Mr LITTLEPROUD: I'll take the interjection. I can't remember the last time you'd seen a dairy farmer. The reality is this: we have been calm and decisive about making sure that we put in an environmental framework. To try to undertake a political stunt where you're going to engage with the ACCC, who have just completed a report that effectively says nothing about supporting this fanciful idea that the member for Hunter has put up, will not work. They understand it's nothing more than a stunt. There's no substance, and it's actually cruel. It's actually a cruel hoax to the dairy farmers of this country. It's a cruel hoax to try to politicise the issues that they've had.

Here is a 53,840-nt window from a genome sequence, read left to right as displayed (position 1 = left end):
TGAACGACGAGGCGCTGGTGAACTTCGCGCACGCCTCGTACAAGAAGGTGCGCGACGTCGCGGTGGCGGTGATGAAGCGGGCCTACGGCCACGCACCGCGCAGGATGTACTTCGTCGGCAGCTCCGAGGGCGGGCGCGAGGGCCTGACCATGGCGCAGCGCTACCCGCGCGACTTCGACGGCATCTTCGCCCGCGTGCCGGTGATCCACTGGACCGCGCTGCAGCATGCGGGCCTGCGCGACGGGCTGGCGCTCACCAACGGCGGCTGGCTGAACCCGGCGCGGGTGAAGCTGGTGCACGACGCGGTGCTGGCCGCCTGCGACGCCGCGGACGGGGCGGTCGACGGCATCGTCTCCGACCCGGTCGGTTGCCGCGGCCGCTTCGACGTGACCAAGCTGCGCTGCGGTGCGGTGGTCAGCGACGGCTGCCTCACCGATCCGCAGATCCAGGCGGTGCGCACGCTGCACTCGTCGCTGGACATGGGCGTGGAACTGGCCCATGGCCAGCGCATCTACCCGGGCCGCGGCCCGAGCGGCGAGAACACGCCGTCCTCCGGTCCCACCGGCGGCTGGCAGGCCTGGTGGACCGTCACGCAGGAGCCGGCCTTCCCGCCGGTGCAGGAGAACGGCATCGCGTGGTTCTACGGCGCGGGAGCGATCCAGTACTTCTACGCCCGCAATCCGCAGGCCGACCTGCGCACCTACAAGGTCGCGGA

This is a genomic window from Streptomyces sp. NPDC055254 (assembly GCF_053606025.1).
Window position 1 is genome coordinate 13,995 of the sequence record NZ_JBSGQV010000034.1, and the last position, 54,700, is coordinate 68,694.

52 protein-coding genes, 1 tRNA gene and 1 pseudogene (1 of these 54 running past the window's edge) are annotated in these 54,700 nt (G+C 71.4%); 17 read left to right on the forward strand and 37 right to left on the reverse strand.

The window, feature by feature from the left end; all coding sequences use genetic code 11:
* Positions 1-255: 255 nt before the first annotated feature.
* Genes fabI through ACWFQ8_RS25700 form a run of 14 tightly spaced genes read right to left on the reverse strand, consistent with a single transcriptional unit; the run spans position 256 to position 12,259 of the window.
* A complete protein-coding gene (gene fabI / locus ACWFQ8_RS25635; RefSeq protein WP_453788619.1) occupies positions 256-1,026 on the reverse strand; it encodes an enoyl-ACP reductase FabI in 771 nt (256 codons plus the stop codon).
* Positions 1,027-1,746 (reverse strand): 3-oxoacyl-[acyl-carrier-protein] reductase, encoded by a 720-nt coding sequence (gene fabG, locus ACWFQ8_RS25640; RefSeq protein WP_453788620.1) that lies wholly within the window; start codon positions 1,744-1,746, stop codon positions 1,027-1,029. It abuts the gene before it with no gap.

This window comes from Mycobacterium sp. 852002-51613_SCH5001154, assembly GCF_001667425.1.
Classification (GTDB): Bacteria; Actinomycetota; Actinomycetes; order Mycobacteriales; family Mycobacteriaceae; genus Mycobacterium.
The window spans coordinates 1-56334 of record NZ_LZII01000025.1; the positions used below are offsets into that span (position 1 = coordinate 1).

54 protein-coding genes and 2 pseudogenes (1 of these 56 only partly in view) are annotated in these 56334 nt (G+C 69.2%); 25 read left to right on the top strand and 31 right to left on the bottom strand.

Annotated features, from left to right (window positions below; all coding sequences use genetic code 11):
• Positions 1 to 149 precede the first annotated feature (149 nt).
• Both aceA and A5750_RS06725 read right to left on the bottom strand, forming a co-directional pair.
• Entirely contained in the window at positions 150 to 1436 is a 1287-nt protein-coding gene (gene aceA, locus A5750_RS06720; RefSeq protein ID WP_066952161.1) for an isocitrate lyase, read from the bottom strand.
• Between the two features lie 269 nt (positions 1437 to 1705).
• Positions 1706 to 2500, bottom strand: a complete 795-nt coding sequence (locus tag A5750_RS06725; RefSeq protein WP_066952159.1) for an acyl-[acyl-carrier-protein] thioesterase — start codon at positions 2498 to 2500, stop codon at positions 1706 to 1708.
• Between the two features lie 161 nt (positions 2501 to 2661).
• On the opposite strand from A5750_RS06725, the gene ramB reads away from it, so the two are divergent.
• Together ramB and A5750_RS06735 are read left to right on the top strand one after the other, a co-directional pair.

This is about leadership, not politics. And, while the member for Hunter has said that he's disappointed in my performance, I can say that I'm proud of the fact that I have reached across the aisle. For the first time in this nation's history, we have an agreement on the Murray-Darling Basin Plan, the biggest environmental plan in this nation's history. It is—since Federation. And you know what? It only happened, Member for Hunter—you might want to learn this—because I reached out across the aisle to the member for Watson, and he helped. We worked together. Do not politicise people's plights for your own political gain.

This government will continue on a journey of putting a strong environment around our farmers to ensure they make the best returns. It doesn't happen overnight. It has to be done properly with due process; otherwise, you'll end up with the mess that we've had to fix over the last six years from Labor. (Time expired)

The SPEAKER: The question is that the motion moved by the member for Hunter be agreed to.